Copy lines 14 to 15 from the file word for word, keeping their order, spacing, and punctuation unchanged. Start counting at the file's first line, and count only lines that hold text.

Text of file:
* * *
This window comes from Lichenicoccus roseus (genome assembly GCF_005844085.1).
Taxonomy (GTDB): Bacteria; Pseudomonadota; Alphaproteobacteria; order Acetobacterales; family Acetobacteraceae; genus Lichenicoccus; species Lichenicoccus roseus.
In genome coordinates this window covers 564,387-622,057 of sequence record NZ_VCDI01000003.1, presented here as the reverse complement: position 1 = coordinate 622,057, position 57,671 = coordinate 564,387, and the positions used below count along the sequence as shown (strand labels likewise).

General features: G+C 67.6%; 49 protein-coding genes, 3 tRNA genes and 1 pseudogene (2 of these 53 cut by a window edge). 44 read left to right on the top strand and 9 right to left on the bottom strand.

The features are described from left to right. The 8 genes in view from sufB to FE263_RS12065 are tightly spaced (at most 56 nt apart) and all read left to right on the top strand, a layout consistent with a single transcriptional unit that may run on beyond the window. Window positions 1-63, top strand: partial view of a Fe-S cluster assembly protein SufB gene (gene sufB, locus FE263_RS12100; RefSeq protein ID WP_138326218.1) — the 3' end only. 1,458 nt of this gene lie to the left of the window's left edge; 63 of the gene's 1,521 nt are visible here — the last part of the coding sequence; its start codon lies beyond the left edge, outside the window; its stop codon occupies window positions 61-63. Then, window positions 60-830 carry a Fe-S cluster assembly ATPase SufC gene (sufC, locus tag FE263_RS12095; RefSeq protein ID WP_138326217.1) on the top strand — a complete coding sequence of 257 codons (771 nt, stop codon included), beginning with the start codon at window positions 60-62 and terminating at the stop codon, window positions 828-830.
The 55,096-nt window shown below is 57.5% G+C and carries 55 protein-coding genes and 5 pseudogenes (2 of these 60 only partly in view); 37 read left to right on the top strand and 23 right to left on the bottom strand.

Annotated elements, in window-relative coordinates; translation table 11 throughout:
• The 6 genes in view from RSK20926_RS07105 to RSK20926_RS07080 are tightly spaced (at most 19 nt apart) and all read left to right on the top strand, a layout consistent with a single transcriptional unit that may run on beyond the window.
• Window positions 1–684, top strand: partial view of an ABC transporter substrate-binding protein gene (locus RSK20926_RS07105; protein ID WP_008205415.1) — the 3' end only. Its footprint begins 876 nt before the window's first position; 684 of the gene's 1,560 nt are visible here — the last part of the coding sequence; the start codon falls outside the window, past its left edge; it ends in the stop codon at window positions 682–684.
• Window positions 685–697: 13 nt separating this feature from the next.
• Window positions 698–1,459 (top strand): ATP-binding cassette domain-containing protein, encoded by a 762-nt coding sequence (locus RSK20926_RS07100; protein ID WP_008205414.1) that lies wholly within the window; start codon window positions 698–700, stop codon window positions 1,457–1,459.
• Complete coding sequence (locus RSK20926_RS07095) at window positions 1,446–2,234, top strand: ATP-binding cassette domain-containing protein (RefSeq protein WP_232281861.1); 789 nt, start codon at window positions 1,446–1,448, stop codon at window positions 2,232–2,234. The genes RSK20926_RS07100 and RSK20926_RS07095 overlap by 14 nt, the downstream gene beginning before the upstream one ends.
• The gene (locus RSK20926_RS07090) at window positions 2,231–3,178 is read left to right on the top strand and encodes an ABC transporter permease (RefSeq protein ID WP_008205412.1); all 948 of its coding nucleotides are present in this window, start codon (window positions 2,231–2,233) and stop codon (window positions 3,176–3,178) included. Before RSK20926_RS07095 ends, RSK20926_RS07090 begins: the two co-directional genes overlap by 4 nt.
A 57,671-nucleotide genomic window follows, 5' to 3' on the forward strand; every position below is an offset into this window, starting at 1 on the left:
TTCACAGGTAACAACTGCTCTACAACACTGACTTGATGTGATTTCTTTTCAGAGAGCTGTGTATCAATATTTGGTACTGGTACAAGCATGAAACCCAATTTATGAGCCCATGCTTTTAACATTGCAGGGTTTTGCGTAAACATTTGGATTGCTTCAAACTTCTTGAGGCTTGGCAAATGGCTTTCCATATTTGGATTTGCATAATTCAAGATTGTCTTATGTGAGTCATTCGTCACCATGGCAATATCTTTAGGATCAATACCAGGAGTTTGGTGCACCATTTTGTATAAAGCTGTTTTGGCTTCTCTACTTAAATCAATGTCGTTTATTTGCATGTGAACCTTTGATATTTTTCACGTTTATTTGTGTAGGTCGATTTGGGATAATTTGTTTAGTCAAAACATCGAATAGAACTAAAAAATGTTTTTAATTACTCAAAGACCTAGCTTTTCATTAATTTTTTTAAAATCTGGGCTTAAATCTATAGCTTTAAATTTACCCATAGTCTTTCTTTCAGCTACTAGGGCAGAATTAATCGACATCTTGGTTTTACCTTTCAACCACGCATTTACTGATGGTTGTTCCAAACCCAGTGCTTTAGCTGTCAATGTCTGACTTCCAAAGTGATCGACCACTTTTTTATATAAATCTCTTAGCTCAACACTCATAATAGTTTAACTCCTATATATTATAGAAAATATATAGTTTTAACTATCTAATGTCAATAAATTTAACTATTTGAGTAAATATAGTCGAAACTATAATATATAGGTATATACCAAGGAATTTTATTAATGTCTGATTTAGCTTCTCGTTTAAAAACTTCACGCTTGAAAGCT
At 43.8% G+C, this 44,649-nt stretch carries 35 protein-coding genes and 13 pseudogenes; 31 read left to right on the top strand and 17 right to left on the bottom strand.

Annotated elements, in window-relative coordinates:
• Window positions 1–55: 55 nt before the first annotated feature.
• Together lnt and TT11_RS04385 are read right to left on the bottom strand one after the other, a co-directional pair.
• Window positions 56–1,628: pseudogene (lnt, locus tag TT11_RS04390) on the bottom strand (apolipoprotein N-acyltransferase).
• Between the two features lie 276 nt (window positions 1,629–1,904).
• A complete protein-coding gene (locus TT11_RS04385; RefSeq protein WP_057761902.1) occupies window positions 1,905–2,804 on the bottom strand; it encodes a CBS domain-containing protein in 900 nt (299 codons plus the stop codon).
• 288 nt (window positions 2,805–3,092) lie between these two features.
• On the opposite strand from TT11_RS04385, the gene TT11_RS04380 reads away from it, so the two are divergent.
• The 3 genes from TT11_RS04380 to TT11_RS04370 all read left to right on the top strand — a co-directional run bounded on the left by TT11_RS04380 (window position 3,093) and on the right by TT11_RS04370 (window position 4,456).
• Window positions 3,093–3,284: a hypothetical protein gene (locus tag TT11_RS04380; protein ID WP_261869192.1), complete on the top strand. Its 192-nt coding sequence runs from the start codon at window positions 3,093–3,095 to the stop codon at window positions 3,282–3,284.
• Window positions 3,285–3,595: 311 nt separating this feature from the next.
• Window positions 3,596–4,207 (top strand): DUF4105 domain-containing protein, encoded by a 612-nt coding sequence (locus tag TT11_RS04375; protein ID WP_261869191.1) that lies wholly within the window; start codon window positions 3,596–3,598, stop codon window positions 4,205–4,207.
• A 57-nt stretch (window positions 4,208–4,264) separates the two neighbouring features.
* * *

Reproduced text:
A 57,671-nucleotide genomic window follows, 5' to 3' on the forward strand; every position below is an offset into this window, starting at 1 on the left:
TTCACAGGTAACAACTGCTCTACAACACTGACTTGATGTGATTTCTTTTCAGAGAGCTGTGTATCAATATTTGGTACTGGTACAAGCATGAAACCCAATTTATGAGCCCATGCTTTTAACATTGCAGGGTTTTGCGTAAACATTTGGATTGCTTCAAACTTCTTGAGGCTTGGCAAATGGCTTTCCATATTTGGATTTGCATAATTCAAGATTGTCTTATGTGAGTCATTCGTCACCATGGCAATATCTTTAGGATCAATACCAGGAGTTTGGTGCACCATTTTGTATAAAGCTGTTTTGGCTTCTCTACTTAAATCAATGTCGTTTATTTGCATGTGAACCTTTGATATTTTTCACGTTTATTTGTGTAGGTCGATTTGGGATAATTTGTTTAGTCAAAACATCGAATAGAACTAAAAAATGTTTTTAATTACTCAAAGACCTAGCTTTTCATTAATTTTTTTAAAATCTGGGCTTAAATCTATAGCTTTAAATTTACCCATAGTCTTTCTTTCAGCTACTAGGGCAGAATTAATCGACATCTTGGTTTTACCTTTCAACCACGCATTTACTGATGGTTGTTCCAAACCCAGTGCTTTAGCTGTCAATGTCTGACTTCCAAAGTGATCGACCACTTTTTTATATAAATCTCTTAGCTCAACACTCATAATAGTTTAACTCCTATATATTATAGAAAATATATAGTTTTAACTATCTAATGTCAATAAATTTAACTATTTGAGTAAATATAGTCGAAACTATAATATATAGGTATATACCAAGGAATTTTATTAATGTCTGATTTAGCTTCTCGTTTAAAAACTTCACGCTTGAAAGCT